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2014-2015 Season Preview: This the year for William & Mary, or do new contenders emerge in the CAA?

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Beginning on October 3rd and running up until November 14th, the first day of the season, College Basketball Talk will be unveiling the 2014-2015 college hoops preview package.

MORE: 2014-2015 Season Preview Coverage | Conference Previews | Preview Schedule

The Colonial Athletic Association ended in dramatic fashion last season as Delaware defeated William & Mary, 75-74, in the final seconds of the conference title game in Baltimore. There will be plenty of turnover in the CAA heading into this season, as many star players have moved on from their collegiate careers and several programs from the bottom half of the conference standings in previous years look to make the jump into the NCAA tournament conversation.

William & Mary guard Marcus Thornton is the only returning first-team all-conference selection and is the league’s best player. The Tribe also return Omar Prewitt, the CAA 2013-2014 Rookie of the Year, giving W&M one of the best perimeters in the conference. Chasing the Tribe will be two teams that finished below .500, but have the tools to be serious contenders this season. Northeastern returns six of its top seven scorers, including second-teamer Scott Eatherton and Quincy Ford, who was sidelined all but two games with a back injury. The two 6-foot-8 forwards give the Huskies the CAA’s best frontline. Hofstra head coach Joe Mihalich is equipped with some offensive firepower to account for the graduation of CAA top scorer Zeke Upshaw. Juan’ya Green and Ameen Tanksley, both of whom followed Mihalich from Niagara in 2013, are now eligible, as is SMU transfer Brian Bernardi. That trio joins senior guard Dion Nesmith.

Drexel, Delaware, James Madison and Towson have all lost significant contributions, but could still pieces to offset the lost production. Damion Lee has recovered from last December’s ACL tear. He averaged 17.1 points per game for Drexel as a sophomore in 2012-2013. Gone from Delaware are four double-digit scorers, but Kyle Anderson remains, as the Blue Hens will shift to a strong defensive-minded team in 2013-2014. Two-time player of the year Jerrelle Benimon graduated last spring, but Towson does bring back Timajh Parker-Rivera and Four McGlynn while James Madison won’t have its full roster until late November.

The Dukes suspended talented scorer Andre Nation for the first five games. He missed 15 games last season due to violation of the athletic department. Northeastern has also dealt with personnel issues as starting guard Demetrius Pollard left the program earlier this month, although he remains enrolled at the university.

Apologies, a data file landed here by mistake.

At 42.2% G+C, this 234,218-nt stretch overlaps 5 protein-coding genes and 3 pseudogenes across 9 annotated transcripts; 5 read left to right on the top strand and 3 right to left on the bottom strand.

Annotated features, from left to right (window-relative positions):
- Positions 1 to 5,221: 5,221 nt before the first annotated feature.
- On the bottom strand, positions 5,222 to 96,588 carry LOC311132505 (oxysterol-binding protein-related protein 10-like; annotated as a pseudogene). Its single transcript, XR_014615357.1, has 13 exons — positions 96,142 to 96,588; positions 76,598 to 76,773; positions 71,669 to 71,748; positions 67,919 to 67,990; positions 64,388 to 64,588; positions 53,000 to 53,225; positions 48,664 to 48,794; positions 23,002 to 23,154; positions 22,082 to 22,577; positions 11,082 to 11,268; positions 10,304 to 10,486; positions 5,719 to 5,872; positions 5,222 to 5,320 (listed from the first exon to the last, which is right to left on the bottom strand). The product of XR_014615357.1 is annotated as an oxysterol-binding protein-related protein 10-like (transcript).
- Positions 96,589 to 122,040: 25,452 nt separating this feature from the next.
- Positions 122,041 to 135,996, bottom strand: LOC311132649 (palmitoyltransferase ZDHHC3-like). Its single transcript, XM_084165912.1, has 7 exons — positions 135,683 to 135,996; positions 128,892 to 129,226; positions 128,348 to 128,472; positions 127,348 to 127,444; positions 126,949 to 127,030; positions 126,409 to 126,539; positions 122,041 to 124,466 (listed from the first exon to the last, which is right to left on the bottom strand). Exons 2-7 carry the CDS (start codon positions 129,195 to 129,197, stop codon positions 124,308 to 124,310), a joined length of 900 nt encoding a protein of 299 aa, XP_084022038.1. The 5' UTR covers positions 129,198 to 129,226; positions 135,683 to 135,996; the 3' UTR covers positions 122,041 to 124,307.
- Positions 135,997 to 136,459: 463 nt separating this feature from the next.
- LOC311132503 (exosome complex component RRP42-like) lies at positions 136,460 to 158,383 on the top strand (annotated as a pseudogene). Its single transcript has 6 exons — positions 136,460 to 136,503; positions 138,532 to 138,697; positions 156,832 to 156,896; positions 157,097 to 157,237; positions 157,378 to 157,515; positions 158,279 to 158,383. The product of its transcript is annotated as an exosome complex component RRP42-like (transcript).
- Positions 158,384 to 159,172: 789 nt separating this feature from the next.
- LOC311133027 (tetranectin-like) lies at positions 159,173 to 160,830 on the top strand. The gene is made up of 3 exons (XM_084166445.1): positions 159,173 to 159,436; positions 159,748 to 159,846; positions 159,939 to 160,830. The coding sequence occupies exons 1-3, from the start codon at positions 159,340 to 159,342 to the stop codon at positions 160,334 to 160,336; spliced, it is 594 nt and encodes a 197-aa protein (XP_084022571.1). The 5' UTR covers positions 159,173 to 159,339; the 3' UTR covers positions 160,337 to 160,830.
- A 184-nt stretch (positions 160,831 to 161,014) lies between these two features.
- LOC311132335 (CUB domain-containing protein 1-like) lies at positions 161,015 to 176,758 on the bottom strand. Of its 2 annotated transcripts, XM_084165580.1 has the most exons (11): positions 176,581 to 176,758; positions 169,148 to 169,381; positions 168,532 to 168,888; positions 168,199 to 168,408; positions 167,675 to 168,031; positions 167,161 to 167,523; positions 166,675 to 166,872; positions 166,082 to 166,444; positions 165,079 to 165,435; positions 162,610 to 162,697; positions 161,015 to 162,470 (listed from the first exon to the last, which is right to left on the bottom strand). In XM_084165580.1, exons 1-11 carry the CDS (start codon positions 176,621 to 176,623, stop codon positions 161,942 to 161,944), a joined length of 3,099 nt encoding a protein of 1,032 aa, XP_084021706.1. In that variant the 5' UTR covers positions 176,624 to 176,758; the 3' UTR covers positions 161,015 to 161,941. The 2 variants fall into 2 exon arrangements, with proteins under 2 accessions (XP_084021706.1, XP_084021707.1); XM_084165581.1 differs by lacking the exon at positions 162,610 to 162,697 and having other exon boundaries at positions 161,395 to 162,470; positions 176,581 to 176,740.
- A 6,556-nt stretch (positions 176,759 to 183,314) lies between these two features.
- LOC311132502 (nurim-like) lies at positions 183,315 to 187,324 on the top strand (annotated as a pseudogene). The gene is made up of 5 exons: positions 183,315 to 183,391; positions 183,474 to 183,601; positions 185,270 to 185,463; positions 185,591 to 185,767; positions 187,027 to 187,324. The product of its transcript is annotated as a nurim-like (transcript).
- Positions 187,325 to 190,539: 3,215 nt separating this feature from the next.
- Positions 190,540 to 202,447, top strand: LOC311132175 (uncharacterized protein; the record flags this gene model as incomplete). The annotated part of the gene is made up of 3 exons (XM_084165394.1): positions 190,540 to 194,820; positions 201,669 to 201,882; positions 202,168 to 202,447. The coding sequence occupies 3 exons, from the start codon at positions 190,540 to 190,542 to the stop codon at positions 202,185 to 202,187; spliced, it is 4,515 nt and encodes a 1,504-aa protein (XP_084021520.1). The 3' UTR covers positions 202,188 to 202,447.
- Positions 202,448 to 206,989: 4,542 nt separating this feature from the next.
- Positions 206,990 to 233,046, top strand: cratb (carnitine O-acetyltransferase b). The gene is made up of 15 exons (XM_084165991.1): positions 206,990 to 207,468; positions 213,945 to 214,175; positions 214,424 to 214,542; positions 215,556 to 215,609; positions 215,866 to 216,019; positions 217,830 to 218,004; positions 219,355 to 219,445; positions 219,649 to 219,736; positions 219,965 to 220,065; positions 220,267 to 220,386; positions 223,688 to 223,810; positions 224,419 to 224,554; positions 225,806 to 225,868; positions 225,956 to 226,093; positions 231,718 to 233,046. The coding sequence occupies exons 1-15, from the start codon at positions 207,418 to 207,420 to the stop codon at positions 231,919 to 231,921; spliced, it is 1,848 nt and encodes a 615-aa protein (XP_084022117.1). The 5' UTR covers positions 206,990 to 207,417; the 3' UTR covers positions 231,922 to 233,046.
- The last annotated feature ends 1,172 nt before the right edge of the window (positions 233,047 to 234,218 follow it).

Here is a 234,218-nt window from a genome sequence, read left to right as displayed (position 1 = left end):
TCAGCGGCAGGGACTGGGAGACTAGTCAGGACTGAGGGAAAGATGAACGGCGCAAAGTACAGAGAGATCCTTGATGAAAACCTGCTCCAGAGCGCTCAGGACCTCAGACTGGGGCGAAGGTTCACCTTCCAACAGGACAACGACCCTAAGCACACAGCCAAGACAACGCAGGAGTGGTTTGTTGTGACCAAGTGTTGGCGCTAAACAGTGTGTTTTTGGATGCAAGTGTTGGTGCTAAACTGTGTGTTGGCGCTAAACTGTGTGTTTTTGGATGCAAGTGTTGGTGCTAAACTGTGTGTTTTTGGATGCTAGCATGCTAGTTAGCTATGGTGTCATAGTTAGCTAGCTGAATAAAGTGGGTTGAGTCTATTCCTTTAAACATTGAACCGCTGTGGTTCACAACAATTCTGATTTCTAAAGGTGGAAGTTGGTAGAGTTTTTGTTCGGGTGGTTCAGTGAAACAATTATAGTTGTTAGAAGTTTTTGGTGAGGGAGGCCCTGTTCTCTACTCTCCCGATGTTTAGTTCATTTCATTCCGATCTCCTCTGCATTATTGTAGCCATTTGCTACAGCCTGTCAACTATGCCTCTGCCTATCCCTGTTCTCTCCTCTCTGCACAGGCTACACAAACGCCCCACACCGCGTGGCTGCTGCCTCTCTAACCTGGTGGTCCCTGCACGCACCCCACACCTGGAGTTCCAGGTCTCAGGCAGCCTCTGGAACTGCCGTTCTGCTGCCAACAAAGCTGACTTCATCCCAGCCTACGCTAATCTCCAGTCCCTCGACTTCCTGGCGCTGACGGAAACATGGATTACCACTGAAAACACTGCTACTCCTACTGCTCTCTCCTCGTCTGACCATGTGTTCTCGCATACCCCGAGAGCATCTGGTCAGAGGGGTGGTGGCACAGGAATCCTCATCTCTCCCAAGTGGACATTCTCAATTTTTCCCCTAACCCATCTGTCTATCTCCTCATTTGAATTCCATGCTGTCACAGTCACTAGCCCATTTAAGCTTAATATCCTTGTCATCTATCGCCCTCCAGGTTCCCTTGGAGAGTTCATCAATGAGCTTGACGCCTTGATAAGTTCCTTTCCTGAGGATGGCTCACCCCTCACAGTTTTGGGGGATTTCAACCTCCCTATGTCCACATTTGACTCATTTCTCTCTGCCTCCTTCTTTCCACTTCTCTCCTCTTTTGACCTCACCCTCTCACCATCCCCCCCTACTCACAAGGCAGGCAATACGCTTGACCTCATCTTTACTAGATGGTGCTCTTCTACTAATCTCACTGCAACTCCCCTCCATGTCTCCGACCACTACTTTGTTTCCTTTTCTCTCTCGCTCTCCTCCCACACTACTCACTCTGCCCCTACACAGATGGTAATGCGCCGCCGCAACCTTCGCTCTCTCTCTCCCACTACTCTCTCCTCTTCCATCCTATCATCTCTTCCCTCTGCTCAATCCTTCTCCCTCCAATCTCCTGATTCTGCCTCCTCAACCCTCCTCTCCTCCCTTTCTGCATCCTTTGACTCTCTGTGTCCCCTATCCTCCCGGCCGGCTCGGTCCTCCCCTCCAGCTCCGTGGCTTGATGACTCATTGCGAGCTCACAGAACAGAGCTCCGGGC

The CAA welcomes Elon from the Southern Conference. Elon’s Matt Matheny is one of three new CAA head coaches. Rick Pitino’s former assistant Kevin Keatts takes over at UNC-Wilmington while former Clemson assistant Earl Grant got a late start to his first season on the College of Charleston bench after the school fired Doug Wojick in early August.


In: Elon
Out: None

PRESEASON CAA PLAYER OF THE YEAR: Marcus Thornton, William & Mary

The 6-foot-4 two-guard is the conference’s top returning scorer, averaging 18.7 points per game, going for 20 or more 14 times during his junior campaign that ended with first-team all-CAA honors. Thornton back-rimmed what would have been a game-winning, buzzer-beater in the CAA championship game against Delaware; a missed shot that likely fueled his offseason workouts this summer.


  • Kyle Anderson, Delaware: The Blue Hens lost four of five double-digit scorers. Anderson, the only one to start all 35 games, should see an increase in production this season for the reigning CAA champion.
  • Scott Eatherton, Northeastern: The 6-foot-8 forward averaged a double-double last season, posting 15.9 points and 10.2 boards per game.
  • Juan’ya Green, Hofstra: One of three transfers eligible this season for a revamped roster. The 6-foot-2 guard averaged 16.5 points, 4.0 rebounds and 4.9 assists a game for Niagara in 2012-2013.
  • Damion Lee, Drexel: Missed all but five games last year due to an ACL tear. When Lee is healthy, Drexel is a contender and he is a player of the year candidate.



1. William & Mary
2. Northeastern
3. Hofstra
4. Drexel
5. Delaware
6. James Madison
7. Towson
8. College of Charleston
9. Elon

Delaware lands three-star guard over the likes of Memphis, Oklahoma


Monte Ross is coming off his best season at the helm of the Delaware basketball program. The Fighting Blue Hens won 25 games, winning the Colonial Athletic Conference and reaching the NCAA tournament.

Delaware enters the 2013-2014 season without Devon Saddler, Davon Usher and Jarvis Threatt. That trio made for a high-scoring perimeter attack with each of them averaging 18.0 points per game or better. Last weekend offered Ross and his staff the opportunity to reload for the future with several recruits on campus for an official visit. The Delaware football home opener against Delaware State was postponed due to weather, but the rain couldn’t put a damper on the experience for three-star guard Eli Cain, who committed to Delaware on Friday night.

He announced the commitment through his personal Twitter account. “For my college career I will be attending the University of Delaware,” he tweeted.